Unfair dismissal qualifying periods, tribunal procedures, apprenticeship contracts and statutory maternity pay are all set to alter this month

April is a standard time of the year for employment law changes to come in to force and this year they reflect the Government’s wholesale reform of regulation.

Unfair dismissal
Perhaps the most significant change is an increase in the qualifying period for unfair dismissal from one to two years. The higher threshold will only apply to those starting employment on or after 6 April – the change is not retrospective.

The Government expects the changes to save employers £6million a year and cut the number of unfair dismissal claims by 2,000 annually. But some lawyers believe employees will simply switch claims as the new qualifying period “does not apply where dismissal is for reasons such as discrimination or whistleblowing”, for which protection continues to apply from day one of employment.

A number of procedural changes take effect from 6 April. Employment judges sitting alone (in other words, without the usual two lay panel members) will now be the default position to hear unfair dismissal cases, and all cases in the Employment Appeal Tribunal will be heard by an employment judge alone, unless the judge directs otherwise. This is a cost-saving measure, not supported by responses to the Government consultation, or by tribunal judges. The Government will review the situation after a year.

Other tribunal changes include doubling maximum costs awards, from £10,000 to £20,000, and deposit orders (paid in by claimants or respondents as a condition of a case with little prospect of success being allowed to proceed) from £500 to £1,000. These will be means tested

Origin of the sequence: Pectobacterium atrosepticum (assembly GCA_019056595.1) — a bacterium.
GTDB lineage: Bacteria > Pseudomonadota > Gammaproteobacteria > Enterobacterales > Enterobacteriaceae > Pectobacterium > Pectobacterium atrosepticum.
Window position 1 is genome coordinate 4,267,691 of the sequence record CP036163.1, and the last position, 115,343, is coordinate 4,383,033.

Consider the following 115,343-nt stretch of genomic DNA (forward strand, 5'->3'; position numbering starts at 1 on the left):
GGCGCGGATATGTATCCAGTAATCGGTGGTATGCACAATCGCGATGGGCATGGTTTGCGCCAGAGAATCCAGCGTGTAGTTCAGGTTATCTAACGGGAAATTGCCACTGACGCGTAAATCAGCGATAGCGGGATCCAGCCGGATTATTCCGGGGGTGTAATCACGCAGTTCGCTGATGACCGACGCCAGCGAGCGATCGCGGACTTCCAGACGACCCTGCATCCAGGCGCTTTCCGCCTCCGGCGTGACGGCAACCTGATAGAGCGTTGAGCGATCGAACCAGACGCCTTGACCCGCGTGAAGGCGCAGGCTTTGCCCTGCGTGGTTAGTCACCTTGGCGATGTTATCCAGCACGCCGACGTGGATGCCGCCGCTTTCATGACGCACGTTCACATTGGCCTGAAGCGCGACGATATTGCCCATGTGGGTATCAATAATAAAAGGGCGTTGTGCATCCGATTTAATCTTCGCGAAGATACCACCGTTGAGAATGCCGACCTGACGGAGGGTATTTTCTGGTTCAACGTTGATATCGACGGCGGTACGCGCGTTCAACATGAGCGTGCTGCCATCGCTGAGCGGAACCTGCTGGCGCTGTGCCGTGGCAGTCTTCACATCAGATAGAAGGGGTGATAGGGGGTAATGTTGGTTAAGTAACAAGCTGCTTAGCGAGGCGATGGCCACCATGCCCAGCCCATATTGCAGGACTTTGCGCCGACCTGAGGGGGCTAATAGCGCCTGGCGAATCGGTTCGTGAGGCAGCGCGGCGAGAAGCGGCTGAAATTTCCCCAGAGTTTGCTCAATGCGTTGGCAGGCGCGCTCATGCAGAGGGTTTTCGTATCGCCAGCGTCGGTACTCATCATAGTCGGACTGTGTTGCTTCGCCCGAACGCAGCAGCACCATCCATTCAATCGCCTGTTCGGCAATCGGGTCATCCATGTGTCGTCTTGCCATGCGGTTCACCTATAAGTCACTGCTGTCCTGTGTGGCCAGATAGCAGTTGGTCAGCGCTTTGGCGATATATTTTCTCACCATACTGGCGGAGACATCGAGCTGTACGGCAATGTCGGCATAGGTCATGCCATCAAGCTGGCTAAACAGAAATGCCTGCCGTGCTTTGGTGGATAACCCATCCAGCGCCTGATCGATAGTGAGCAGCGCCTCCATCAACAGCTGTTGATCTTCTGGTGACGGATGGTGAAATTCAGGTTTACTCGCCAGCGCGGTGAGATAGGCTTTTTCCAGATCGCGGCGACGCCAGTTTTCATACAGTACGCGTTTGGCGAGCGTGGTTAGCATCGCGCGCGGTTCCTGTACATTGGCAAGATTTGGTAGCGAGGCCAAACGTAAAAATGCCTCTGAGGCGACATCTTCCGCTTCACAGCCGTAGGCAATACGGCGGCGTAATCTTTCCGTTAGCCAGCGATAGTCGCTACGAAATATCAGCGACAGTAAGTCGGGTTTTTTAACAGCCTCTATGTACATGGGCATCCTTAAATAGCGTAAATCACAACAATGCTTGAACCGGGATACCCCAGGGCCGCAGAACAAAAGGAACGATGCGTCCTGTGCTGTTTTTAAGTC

Witness statements will henceforth be taken as read, unless an employment judge directs otherwise, and the parties to a claim will be liable for witness expenses, rather than this being state-funded.

From 6 April a new ‘prescribed form’ apprenticeship agreement will be available, subtly changing the status of apprentices engaged under it in law. The agreement must contain the basic terms of employment required under section 1 of the Employment Rights Act 1996, and a statement of the skill being acquired. It would entitle the apprentice to the more generous age related rate of the National Minimum Wage rather than the apprentice rate and could be terminated more easily than previous apprenticeship contracts.

Statutory pay
Rates for statutory maternity, paternity and adoption pay increase in line with the Retail Price Index. From the 1 April the current weekly rate of £128.73 rises by 5.2 per cent to £135.45, and from 6 April, statutory sick pay rises from £81.60 to £85.85. The weekly earnings threshold rises from £102 to £107.

For any help or advice on these or other HR items please contact me at mnewman@ukemploymentlawadvice.co.uk or on 07899697172.

Michael Newman